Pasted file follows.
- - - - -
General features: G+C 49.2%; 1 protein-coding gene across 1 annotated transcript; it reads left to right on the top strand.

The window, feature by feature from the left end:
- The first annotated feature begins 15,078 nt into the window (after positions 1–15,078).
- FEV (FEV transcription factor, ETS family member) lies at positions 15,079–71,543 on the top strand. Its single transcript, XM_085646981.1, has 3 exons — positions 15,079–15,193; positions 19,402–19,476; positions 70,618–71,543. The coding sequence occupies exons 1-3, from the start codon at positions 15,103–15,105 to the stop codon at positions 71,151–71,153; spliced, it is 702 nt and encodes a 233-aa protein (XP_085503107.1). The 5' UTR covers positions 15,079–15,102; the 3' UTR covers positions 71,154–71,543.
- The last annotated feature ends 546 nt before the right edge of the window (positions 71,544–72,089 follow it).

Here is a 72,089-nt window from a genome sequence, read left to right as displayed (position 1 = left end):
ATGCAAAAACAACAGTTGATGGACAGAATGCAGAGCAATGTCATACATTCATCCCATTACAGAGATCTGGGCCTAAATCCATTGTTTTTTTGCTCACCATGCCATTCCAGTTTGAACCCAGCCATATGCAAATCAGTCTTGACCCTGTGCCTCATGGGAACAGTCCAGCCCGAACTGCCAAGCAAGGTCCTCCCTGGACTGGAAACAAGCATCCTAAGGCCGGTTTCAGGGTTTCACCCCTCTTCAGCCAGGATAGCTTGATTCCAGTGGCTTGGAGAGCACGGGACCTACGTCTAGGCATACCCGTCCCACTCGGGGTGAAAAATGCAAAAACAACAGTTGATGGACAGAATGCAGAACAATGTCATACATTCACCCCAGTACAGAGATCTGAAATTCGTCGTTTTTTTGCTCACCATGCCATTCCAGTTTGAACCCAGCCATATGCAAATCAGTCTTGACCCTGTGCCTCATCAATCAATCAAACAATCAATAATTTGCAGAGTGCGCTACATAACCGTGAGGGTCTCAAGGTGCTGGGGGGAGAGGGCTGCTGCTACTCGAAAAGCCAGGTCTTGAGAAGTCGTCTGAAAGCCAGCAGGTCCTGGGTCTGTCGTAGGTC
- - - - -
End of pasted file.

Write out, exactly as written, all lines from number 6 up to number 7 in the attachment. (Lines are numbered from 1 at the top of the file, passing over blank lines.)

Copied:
Here is a 72,089-nt window from a genome sequence, read left to right as displayed (position 1 = left end):
ATGCAAAAACAACAGTTGATGGACAGAATGCAGAGCAATGTCATACATTCATCCCATTACAGAGATCTGGGCCTAAATCCATTGTTTTTTTGCTCACCATGCCATTCCAGTTTGAACCCAGCCATATGCAAATCAGTCTTGACCCTGTGCCTCATGGGAACAGTCCAGCCCGAACTGCCAAGCAAGGTCCTCCCTGGACTGGAAACAAGCATCCTAAGGCCGGTTTCAGGGTTTCACCCCTCTTCAGCCAGGATAGCTTGATTCCAGTGGCTTGGAGAGCACGGGACCTACGTCTAGGCATACCCGTCCCACTCGGGGTGAAAAATGCAAAAACAACAGTTGATGGACAGAATGCAGAACAATGTCATACATTCACCCCAGTACAGAGATCTGAAATTCGTCGTTTTTTTGCTCACCATGCCATTCCAGTTTGAACCCAGCCATATGCAAATCAGTCTTGACCCTGTGCCTCATCAATCAATCAAACAATCAATAATTTGCAGAGTGCGCTACATAACCGTGAGGGTCTCAAGGTGCTGGGGGGAGAGGGCTGCTGCTACTCGAAAAGCCAGGTCTTGAGAAGTCGTCTGAAAGCCAGCAGGTCCTGGGTCTGTCGTAGGTC